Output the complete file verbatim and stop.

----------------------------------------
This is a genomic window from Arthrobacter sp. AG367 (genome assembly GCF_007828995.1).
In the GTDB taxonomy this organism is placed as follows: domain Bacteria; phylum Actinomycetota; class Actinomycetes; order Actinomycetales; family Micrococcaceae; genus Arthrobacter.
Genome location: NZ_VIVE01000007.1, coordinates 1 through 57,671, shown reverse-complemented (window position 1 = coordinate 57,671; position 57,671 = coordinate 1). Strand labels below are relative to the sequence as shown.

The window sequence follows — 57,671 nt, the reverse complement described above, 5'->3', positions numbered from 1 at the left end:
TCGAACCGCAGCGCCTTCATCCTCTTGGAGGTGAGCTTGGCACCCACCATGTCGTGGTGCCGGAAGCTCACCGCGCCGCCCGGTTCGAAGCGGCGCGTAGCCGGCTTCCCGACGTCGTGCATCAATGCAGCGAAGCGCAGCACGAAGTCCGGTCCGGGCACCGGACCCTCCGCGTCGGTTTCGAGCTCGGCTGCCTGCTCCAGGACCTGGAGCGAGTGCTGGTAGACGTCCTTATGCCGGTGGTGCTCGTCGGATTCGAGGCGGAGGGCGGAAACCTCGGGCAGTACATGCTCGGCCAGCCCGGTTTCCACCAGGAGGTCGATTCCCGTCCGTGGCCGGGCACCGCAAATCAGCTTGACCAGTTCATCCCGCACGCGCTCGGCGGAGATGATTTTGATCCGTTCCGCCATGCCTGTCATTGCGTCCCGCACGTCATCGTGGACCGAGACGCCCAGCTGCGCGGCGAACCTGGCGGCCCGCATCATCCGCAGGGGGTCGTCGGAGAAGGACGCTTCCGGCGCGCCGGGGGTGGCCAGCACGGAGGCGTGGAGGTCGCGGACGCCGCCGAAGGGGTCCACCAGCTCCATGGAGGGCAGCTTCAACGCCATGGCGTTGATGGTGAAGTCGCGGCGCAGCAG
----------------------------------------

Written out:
This is a genomic window from Arthrobacter sp. AG367 (genome assembly GCF_007828995.1).
In the GTDB taxonomy this organism is placed as follows: domain Bacteria; phylum Actinomycetota; class Actinomycetes; order Actinomycetales; family Micrococcaceae; genus Arthrobacter.
Genome location: NZ_VIVE01000007.1, coordinates 1 through 57,671, shown reverse-complemented (window position 1 = coordinate 57,671; position 57,671 = coordinate 1). Strand labels below are relative to the sequence as shown.

The window sequence follows — 57,671 nt, the reverse complement described above, 5'->3', positions numbered from 1 at the left end:
TCGAACCGCAGCGCCTTCATCCTCTTGGAGGTGAGCTTGGCACCCACCATGTCGTGGTGCCGGAAGCTCACCGCGCCGCCCGGTTCGAAGCGGCGCGTAGCCGGCTTCCCGACGTCGTGCATCAATGCAGCGAAGCGCAGCACGAAGTCCGGTCCGGGCACCGGACCCTCCGCGTCGGTTTCGAGCTCGGCTGCCTGCTCCAGGACCTGGAGCGAGTGCTGGTAGACGTCCTTATGCCGGTGGTGCTCGTCGGATTCGAGGCGGAGGGCGGAAACCTCGGGCAGTACATGCTCGGCCAGCCCGGTTTCCACCAGGAGGTCGATTCCCGTCCGTGGCCGGGCACCGCAAATCAGCTTGACCAGTTCATCCCGCACGCGCTCGGCGGAGATGATTTTGATCCGTTCCGCCATGCCTGTCATTGCGTCCCGCACGTCATCGTGGACCGAGACGCCCAGCTGCGCGGCGAACCTGGCGGCCCGCATCATCCGCAGGGGGTCGTCGGAGAAGGACGCTTCCGGCGCGCCGGGGGTGGCCAGCACGGAGGCGTGGAGGTCGCGGACGCCGCCGAAGGGGTCCACCAGCTCCATGGAGGGCAGCTTCAACGCCATGGCGTTGATGGTGAAGTCGCGGCGCAGCAG